I am sooooo not hip. And whilst I love visiting New York City, hip capital of the world, I do my best to avoid the seedy underbelly of that electric city that is the source of its eternal hipness. I am all too aware of my mortality and that underbelly is a direct threat.
Instead I choose to live vicariously and read about other's soirees into the darkness of the Lower East Side. Lush Life is as realistic a literary trip as any I have ever taken previously. Richard Price is a well known screenplay writer which means that the dialogue is destined to be good and it is beyond amazing. The real surprise was the depth of his characters to demonstrate just how shallow they are set against the backdrop of a city glittering but not made of gold.
The waiters at Berkman's, the restaurant to be and be seen in, are really actors and this is just a gig on the side until they hit the big time. Except that they have been doing the side gig for too many years to count and the likelihood of them hitting the big time is well and truly in negative equity. One of them gets shot outside a bodega in the wee hours of the morning and nobody is entirely clear about what happened. The police jump to conclusions in their desire to reach a swift closure and the shooter is lost in his world of deprivation and poverty.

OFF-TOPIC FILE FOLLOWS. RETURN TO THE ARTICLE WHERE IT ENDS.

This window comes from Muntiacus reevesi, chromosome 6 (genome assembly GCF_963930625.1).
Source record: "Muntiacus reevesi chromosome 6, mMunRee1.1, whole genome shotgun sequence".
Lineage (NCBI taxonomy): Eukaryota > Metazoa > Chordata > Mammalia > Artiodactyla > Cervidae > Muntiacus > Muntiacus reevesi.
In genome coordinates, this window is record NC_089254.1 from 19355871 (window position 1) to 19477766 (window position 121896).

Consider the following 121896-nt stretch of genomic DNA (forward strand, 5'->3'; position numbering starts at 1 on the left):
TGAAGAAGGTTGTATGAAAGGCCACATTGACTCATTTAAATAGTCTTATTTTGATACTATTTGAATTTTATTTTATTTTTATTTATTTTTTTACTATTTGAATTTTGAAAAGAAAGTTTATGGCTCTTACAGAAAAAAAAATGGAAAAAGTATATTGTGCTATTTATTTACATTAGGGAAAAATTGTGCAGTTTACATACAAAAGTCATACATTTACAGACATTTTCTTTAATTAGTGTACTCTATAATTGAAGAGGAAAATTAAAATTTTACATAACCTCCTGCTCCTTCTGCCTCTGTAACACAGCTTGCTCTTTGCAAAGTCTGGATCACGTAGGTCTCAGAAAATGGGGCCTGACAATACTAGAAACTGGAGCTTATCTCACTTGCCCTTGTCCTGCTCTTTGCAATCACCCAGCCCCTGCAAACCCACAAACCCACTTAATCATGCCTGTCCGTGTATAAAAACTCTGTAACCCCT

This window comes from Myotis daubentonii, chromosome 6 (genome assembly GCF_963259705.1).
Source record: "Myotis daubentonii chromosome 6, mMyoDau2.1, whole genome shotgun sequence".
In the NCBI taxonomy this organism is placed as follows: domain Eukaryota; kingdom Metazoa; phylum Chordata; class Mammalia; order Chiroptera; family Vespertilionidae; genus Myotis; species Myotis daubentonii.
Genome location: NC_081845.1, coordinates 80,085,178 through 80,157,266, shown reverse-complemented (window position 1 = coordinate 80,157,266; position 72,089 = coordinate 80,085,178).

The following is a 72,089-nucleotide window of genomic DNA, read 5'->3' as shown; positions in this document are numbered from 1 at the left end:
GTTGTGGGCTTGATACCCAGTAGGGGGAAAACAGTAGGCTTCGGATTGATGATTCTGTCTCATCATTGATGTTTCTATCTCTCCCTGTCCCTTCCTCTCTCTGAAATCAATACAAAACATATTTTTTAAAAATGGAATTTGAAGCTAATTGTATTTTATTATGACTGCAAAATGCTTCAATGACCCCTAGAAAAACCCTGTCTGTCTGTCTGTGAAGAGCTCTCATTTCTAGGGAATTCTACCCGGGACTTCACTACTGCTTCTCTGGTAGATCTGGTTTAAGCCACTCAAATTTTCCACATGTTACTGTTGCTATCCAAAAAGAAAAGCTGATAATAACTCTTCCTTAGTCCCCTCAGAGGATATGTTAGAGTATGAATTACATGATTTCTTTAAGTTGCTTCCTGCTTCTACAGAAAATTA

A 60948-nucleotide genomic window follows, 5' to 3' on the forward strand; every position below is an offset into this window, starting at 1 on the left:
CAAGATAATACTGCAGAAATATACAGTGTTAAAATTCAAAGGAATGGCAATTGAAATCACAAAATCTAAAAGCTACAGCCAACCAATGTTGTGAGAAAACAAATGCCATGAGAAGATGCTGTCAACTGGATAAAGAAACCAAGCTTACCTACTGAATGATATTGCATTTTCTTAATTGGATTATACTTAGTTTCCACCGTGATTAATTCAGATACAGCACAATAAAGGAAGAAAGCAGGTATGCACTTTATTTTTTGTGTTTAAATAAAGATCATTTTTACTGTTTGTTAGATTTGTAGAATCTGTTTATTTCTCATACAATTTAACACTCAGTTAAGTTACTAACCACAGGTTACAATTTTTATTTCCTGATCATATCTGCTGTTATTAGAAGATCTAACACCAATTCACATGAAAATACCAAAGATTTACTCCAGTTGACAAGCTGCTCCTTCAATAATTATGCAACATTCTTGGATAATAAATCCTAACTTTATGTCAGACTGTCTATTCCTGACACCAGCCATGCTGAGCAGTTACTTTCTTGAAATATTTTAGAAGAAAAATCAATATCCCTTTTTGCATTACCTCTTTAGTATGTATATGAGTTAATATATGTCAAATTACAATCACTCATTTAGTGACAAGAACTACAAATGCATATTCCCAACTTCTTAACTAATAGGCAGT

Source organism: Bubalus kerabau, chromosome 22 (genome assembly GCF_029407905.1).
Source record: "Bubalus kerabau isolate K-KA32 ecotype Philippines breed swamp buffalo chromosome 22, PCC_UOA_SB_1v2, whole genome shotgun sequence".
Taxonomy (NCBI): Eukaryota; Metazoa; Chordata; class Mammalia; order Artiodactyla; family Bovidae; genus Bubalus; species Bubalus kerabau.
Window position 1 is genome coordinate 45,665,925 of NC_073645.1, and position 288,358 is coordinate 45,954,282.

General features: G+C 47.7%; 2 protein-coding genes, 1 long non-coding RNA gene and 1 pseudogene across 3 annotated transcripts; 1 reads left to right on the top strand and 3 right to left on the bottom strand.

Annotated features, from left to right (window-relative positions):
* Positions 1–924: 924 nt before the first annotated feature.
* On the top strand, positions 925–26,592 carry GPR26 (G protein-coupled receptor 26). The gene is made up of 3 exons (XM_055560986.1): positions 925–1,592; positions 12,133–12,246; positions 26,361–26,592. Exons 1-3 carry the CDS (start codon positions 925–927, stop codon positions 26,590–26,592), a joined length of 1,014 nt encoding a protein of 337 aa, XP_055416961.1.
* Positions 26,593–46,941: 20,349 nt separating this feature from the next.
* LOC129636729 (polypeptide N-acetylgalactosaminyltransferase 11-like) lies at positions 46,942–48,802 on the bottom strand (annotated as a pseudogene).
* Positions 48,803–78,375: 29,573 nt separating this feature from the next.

Worlds collide in this novel. Class is a grand canyon and there is no one building any bridges. The scenes are vivid despite the darkness. Even the smells jump out of the pages.
Most shocking is depsite the massive character flaws of these characters, you can't help but feel a deep sense of empathy for them. They fight inner demons whilst the demons of the physical world try to destroy them. They are likeable even though you'd like to just slap them across the face and point out how stupid their choices are. But that's always easier when examing someone else's life.
Price has written a seriously historical novel about the New York that never gets shown on the vening news and deserves to be read.